As Twitter moves to tighten control over the way its data is used, various third-party tools will this week lose some of their functionality, and may not work how you’ve come to know them.
Damn. This is basically the end of Tweetbot (and other third-party apps) as we know them pic.twitter.com/pduACXNsWG— Casey Newton (@CaseyNewton) August 15, 2018
Now, it’s not truly ‘the end’, most of the functions of such apps will remain. But it will squeeze their capacity - and with those tools becoming a little less useful, many users could look to switch to alternatives.
For their part, Twitter has explained the changes by noting that they would prefer to offer such tools through their owned platforms, through which they maintain full control.
“We feel the best Twitter experience we can provide today is through our owned and operated Twitter for iOS and Android apps, as well as desktop and mobile twitter.com. We’ve long believed this and we’ve focused on delivering the best experience for our apps and sites for years.”
Essentially, Twitter would prefer that you use its own analytics tools, and its proprietary tweet management app, TweetDeck.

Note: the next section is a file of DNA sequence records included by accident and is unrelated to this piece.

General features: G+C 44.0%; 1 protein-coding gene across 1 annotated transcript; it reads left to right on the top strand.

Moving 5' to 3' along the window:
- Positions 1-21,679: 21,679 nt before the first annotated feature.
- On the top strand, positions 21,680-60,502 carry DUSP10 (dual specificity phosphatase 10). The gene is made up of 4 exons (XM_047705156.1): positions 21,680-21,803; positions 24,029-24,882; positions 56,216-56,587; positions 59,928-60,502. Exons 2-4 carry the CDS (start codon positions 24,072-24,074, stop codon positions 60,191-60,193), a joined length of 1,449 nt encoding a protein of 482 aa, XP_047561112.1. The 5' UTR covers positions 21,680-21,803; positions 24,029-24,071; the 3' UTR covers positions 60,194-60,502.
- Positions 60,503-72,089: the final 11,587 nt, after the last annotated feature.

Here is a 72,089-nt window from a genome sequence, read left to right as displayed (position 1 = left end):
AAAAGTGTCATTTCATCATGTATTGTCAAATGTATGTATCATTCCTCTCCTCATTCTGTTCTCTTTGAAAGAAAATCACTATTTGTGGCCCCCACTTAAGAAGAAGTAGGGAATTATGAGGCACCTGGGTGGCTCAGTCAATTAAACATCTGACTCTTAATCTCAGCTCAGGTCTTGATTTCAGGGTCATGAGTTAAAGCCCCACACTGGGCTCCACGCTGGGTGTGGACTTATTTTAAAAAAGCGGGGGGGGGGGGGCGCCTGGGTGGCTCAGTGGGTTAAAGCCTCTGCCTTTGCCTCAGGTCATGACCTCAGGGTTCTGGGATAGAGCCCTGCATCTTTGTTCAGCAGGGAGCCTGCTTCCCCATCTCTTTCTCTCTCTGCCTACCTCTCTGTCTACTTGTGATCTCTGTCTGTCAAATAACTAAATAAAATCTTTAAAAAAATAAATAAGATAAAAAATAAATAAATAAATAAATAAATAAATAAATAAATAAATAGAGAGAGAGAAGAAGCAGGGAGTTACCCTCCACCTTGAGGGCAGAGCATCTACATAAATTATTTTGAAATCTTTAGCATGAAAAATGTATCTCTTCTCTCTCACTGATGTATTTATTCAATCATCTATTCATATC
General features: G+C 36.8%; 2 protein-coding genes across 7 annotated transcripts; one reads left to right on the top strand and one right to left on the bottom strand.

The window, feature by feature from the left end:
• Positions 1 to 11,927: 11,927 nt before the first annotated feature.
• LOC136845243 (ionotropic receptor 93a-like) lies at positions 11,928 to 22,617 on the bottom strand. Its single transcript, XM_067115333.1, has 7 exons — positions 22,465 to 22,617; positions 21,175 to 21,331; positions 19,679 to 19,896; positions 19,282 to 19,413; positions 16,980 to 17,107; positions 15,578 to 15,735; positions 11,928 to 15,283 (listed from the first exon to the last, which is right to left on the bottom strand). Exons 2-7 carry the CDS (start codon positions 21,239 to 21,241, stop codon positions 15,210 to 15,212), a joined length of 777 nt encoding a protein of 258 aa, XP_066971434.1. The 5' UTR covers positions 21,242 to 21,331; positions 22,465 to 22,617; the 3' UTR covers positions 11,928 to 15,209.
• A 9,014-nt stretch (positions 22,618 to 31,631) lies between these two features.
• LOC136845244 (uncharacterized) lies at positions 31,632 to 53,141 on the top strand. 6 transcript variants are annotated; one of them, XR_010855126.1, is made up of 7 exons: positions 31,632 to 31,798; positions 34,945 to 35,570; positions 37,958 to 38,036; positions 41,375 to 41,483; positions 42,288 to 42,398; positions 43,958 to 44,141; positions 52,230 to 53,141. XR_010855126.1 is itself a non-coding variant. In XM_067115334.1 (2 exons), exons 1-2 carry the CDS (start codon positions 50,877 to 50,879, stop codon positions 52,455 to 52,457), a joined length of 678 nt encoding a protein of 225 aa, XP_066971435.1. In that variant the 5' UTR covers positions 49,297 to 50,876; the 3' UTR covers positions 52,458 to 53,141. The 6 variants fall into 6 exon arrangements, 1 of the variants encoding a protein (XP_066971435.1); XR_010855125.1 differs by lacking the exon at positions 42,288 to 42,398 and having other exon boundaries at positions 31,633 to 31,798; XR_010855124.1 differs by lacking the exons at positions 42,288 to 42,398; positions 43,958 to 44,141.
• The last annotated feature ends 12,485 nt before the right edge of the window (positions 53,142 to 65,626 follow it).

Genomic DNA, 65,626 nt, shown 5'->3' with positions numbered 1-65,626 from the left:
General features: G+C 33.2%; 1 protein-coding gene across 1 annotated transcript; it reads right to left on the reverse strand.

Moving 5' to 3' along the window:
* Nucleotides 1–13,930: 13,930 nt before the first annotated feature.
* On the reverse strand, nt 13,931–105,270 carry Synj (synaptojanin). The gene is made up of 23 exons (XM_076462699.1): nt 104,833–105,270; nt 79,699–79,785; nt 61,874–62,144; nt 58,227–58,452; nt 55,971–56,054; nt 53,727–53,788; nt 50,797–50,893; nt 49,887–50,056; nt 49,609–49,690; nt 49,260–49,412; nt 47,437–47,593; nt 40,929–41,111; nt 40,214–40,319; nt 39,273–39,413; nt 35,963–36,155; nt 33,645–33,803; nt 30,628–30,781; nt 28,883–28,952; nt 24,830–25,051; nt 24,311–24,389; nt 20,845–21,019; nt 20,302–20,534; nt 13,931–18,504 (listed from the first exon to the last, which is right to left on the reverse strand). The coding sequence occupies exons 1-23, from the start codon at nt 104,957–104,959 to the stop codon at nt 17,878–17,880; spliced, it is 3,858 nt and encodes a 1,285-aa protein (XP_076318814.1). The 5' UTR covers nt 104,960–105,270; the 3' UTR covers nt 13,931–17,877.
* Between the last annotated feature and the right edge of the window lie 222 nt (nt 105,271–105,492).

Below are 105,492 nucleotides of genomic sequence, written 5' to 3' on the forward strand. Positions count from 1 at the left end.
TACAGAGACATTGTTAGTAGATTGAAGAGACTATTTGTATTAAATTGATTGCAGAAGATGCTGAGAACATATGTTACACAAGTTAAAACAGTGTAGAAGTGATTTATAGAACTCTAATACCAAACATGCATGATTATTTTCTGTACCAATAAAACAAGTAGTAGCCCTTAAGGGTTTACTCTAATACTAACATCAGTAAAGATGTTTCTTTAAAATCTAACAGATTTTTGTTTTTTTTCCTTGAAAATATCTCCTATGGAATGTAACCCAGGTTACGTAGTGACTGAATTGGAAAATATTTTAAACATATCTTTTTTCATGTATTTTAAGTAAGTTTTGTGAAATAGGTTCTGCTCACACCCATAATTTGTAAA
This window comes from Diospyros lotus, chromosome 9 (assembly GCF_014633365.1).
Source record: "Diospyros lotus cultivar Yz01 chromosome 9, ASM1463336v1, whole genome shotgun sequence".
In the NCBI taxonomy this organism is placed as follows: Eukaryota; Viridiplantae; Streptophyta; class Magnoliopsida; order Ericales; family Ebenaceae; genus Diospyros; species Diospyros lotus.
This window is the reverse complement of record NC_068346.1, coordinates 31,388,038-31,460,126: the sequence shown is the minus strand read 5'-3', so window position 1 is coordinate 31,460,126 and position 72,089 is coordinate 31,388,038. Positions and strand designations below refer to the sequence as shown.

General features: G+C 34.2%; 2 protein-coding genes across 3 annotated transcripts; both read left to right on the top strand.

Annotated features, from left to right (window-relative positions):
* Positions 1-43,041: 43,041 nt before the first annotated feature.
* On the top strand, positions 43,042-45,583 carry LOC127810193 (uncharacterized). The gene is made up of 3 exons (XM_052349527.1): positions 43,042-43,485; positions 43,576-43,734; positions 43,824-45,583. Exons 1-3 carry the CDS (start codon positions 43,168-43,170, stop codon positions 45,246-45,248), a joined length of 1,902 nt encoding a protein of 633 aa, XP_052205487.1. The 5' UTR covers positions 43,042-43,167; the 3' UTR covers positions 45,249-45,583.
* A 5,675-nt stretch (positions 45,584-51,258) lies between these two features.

“We’re still strongly committed to ongoing investment in our developer ecosystem. Our investments are focused on helping developers create fundamentally new and innovative ways to use Twitter. Also, we’re continuing to invest in TweetDeck, our desktop web client for professionals who need more advanced tools.”
Note the ‘new and innovative’ mention – it seems that Twitter's making a shift to limit access to tools which replicate its own provided options. Which makes sense – Facebook, for example, has seen success with this strategy by making Facebook Page posting so limited on third-party platforms that you’re better off posting and scheduling on Facebook itself.
Twitter may be slowly moving towards the same. Such a move would not only enable Twitter to glean more insight into how social managers are utilizing such tools, but it would also increase on-platform usage rates, providing more opportunities to upsell them on new features and tools, and maximize the platform’s opportunities.
Twitter’s had a mixed relationship with developers, and in large part, it seems that, over time, they’ve mostly gone the other way – they’ve provided too much access to their platform tools and data, which has somewhat lessened the value of their core product.
It’ll take them some time to reverse this, but that does appear to be where Twitter is headed.
If your favorite Twitter connected app ain’t working the way it used to, this is likely why.